@inlinable public func myPublicFunction() { myImplDetail() } // OK

Slava

From my language user point of view it would be more understandable if that was written with a single keyword, eg:
@nonABI internal func myImplDetail() { }
@nonABI public func myPublicFunction() { myImplDetail() } // OK

The two attributes are different though. myImplDetail() is _not_ inlined into client code here, but myPublicFunction() is. So they need different attributes to express this intent.

Anyway, for my use case mentioned earlier (shipping a release version of my app bundle), that doesn’t really matter. I’d just like a compiler switch that made the whole module not having an ABI, essentially making all all methods and types @inlinable and @_versioned, using the terminology in your example.

Yes, that would be a nice feature to have but it is outside the scope of this proposal. First, we want to tackle shipping resilient modules — then we can discuss generalizing the notion of a “resilience domain” to encompass multiple modules. I realize the latter is more useful to third party developers though, and I apologize that in this particular case our priorities are at odds…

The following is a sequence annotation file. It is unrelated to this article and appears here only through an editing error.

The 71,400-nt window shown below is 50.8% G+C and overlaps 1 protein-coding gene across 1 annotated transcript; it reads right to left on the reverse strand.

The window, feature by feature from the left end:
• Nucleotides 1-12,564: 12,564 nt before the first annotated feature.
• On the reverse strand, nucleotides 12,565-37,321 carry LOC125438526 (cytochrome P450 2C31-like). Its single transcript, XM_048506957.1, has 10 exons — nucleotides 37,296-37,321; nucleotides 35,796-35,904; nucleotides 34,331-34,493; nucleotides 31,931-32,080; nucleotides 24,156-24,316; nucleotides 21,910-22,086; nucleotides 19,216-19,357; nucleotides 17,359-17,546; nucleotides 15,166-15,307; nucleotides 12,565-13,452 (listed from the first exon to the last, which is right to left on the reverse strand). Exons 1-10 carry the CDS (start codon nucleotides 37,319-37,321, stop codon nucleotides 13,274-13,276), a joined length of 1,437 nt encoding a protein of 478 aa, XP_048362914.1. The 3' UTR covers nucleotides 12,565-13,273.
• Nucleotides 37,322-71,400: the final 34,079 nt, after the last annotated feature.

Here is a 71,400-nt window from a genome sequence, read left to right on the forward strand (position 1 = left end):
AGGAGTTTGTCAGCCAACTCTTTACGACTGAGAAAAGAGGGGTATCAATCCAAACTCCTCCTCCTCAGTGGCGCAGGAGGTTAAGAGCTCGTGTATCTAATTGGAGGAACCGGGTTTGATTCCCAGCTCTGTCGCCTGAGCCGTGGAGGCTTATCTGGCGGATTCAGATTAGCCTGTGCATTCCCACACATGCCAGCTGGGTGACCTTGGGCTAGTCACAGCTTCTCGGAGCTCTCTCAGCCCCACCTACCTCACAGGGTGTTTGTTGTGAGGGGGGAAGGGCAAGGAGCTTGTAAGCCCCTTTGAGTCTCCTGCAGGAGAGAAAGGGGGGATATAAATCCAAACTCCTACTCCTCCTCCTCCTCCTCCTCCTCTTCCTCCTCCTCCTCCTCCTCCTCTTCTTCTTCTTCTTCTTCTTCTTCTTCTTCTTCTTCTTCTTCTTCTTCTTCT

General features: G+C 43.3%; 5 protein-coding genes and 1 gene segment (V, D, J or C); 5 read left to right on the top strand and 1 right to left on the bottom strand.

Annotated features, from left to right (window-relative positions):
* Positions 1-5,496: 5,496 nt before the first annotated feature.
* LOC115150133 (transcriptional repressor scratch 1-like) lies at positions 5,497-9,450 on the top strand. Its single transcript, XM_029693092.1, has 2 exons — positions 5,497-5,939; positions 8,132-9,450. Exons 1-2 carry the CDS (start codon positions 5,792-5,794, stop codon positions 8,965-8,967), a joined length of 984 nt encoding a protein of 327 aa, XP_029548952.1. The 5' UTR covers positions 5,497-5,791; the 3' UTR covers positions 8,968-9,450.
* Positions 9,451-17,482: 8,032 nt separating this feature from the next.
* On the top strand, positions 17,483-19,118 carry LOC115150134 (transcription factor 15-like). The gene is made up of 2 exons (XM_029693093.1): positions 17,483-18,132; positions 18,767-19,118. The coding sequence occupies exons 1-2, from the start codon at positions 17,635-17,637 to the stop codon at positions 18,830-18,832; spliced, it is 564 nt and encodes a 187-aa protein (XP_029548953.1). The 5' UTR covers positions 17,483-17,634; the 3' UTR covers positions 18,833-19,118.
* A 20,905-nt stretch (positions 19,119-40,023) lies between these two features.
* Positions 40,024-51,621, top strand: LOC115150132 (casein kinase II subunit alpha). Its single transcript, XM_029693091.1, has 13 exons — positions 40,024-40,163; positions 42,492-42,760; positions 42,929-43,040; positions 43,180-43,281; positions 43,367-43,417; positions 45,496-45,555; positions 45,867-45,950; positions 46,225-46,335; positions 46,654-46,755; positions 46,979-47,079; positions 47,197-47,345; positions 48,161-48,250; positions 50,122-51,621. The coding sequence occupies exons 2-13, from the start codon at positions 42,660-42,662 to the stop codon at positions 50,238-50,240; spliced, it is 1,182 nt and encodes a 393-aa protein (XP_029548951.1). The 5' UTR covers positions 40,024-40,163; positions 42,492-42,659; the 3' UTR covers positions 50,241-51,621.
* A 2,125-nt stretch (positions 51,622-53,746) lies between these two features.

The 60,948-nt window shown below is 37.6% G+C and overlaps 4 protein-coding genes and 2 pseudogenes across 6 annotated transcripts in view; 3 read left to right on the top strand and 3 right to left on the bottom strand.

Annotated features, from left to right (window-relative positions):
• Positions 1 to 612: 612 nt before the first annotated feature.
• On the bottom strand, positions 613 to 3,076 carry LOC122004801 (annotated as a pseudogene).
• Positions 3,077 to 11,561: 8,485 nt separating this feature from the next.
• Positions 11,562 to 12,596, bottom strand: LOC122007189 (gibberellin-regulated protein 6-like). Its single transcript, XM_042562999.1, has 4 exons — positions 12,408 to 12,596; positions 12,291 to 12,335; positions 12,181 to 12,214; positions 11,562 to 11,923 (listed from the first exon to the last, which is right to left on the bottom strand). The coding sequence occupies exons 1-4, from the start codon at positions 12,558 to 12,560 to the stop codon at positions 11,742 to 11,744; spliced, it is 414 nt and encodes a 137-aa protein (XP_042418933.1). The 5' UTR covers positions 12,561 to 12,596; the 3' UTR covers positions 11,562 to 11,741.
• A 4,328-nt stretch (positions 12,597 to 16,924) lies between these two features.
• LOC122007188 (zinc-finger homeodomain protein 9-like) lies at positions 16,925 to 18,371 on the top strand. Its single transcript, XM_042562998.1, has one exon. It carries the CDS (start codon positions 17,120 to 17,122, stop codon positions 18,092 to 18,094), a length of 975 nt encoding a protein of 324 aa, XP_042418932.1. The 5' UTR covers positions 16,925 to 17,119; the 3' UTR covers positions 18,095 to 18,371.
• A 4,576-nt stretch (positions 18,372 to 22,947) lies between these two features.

My other observation is that no matter how great the ergonomics, and no matter the naming of these attributes, very few people outside the compiler team is going to be able to successfully ship a versioned library without the “Checking Binary Compatibility” tool mentioned in swift/LibraryEvolution.rst at main · apple/swift · GitHub.

I agree — even for members of the compiler team this tool would be very useful, both as a way of encoding our assumptions for sanity-checking, and making sure we don’t make a silly mistake with a future update to the standard library.

Slava

/Jonas